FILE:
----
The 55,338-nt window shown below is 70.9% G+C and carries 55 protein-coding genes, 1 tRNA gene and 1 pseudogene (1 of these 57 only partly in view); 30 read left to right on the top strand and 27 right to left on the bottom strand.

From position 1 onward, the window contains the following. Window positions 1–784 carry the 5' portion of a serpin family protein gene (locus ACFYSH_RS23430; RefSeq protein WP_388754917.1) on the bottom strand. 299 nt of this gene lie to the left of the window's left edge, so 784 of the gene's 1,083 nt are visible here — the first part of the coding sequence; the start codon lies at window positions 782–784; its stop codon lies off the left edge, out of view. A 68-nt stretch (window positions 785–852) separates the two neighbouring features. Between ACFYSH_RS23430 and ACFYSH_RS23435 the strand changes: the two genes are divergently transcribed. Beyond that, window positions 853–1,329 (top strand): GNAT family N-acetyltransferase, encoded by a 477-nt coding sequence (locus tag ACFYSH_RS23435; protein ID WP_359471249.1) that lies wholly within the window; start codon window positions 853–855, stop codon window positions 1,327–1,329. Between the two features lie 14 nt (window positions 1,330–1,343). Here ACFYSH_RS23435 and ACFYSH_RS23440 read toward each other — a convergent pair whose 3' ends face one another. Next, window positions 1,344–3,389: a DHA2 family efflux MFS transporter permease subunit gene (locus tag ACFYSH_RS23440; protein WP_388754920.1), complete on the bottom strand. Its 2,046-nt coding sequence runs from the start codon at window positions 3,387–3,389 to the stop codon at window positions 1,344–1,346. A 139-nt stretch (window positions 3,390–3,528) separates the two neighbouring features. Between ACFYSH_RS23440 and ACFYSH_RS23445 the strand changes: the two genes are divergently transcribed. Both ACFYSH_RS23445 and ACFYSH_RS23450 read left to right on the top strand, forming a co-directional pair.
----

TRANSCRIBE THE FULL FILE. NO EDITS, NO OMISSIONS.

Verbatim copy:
The 55,338-nt window shown below is 70.9% G+C and carries 55 protein-coding genes, 1 tRNA gene and 1 pseudogene (1 of these 57 only partly in view); 30 read left to right on the top strand and 27 right to left on the bottom strand.

From position 1 onward, the window contains the following. Window positions 1–784 carry the 5' portion of a serpin family protein gene (locus ACFYSH_RS23430; RefSeq protein WP_388754917.1) on the bottom strand. 299 nt of this gene lie to the left of the window's left edge, so 784 of the gene's 1,083 nt are visible here — the first part of the coding sequence; the start codon lies at window positions 782–784; its stop codon lies off the left edge, out of view. A 68-nt stretch (window positions 785–852) separates the two neighbouring features. Between ACFYSH_RS23430 and ACFYSH_RS23435 the strand changes: the two genes are divergently transcribed. Beyond that, window positions 853–1,329 (top strand): GNAT family N-acetyltransferase, encoded by a 477-nt coding sequence (locus tag ACFYSH_RS23435; protein ID WP_359471249.1) that lies wholly within the window; start codon window positions 853–855, stop codon window positions 1,327–1,329. Between the two features lie 14 nt (window positions 1,330–1,343). Here ACFYSH_RS23435 and ACFYSH_RS23440 read toward each other — a convergent pair whose 3' ends face one another. Next, window positions 1,344–3,389: a DHA2 family efflux MFS transporter permease subunit gene (locus tag ACFYSH_RS23440; protein WP_388754920.1), complete on the bottom strand. Its 2,046-nt coding sequence runs from the start codon at window positions 3,387–3,389 to the stop codon at window positions 1,344–1,346. A 139-nt stretch (window positions 3,390–3,528) separates the two neighbouring features. Between ACFYSH_RS23440 and ACFYSH_RS23445 the strand changes: the two genes are divergently transcribed. Both ACFYSH_RS23445 and ACFYSH_RS23450 read left to right on the top strand, forming a co-directional pair.